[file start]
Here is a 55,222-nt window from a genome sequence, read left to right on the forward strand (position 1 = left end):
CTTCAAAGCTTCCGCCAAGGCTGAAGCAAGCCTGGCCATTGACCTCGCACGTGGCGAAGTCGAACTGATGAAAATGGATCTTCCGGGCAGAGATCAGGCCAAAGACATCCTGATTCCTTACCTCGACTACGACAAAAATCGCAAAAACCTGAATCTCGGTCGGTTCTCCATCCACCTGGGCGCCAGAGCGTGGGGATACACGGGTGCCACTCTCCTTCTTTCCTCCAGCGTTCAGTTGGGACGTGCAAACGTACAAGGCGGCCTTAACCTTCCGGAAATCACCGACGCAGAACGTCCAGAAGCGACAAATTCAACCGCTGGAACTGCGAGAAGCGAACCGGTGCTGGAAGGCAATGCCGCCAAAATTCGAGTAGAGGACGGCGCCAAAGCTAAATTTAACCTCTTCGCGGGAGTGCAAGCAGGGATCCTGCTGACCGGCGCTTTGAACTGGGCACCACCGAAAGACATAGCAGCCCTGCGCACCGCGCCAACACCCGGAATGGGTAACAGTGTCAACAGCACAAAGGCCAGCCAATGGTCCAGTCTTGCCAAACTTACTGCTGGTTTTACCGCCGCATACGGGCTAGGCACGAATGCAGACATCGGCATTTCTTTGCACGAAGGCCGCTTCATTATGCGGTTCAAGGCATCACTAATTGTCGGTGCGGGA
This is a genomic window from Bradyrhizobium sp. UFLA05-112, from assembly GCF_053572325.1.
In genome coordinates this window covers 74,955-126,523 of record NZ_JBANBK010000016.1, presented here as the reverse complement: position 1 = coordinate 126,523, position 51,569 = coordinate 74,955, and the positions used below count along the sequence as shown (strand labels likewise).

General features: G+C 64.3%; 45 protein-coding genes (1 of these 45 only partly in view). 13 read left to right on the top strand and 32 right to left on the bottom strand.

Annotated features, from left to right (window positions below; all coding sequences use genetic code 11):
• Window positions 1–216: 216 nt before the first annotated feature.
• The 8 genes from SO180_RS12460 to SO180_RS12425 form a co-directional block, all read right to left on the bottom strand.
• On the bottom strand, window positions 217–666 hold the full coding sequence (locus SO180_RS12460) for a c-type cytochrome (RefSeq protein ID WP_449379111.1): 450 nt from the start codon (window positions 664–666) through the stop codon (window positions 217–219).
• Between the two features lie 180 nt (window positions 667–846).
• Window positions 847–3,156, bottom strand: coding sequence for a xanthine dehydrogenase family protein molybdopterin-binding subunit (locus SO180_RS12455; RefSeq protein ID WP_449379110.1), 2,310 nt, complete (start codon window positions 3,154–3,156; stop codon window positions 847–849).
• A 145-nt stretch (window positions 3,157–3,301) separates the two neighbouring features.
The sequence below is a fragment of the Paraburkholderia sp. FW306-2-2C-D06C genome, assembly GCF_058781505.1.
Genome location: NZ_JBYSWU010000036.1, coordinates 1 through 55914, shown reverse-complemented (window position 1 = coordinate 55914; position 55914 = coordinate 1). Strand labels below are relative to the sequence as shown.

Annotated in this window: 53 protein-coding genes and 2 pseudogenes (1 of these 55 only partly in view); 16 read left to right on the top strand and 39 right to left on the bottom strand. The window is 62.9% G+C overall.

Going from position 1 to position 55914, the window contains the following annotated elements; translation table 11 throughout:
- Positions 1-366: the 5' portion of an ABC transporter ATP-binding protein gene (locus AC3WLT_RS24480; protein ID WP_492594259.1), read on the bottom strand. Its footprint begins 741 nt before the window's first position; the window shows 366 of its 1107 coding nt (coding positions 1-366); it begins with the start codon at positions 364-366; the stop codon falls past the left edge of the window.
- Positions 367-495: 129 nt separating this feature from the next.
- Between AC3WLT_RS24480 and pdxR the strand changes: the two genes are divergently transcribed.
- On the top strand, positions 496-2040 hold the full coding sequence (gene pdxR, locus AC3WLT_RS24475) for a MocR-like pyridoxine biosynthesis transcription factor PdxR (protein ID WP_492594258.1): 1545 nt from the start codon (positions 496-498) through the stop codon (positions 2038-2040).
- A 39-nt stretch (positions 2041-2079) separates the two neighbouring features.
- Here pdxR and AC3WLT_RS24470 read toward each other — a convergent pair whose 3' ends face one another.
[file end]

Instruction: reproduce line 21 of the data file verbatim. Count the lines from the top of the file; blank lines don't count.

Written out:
- A 39-nt stretch (positions 2041-2079) separates the two neighbouring features.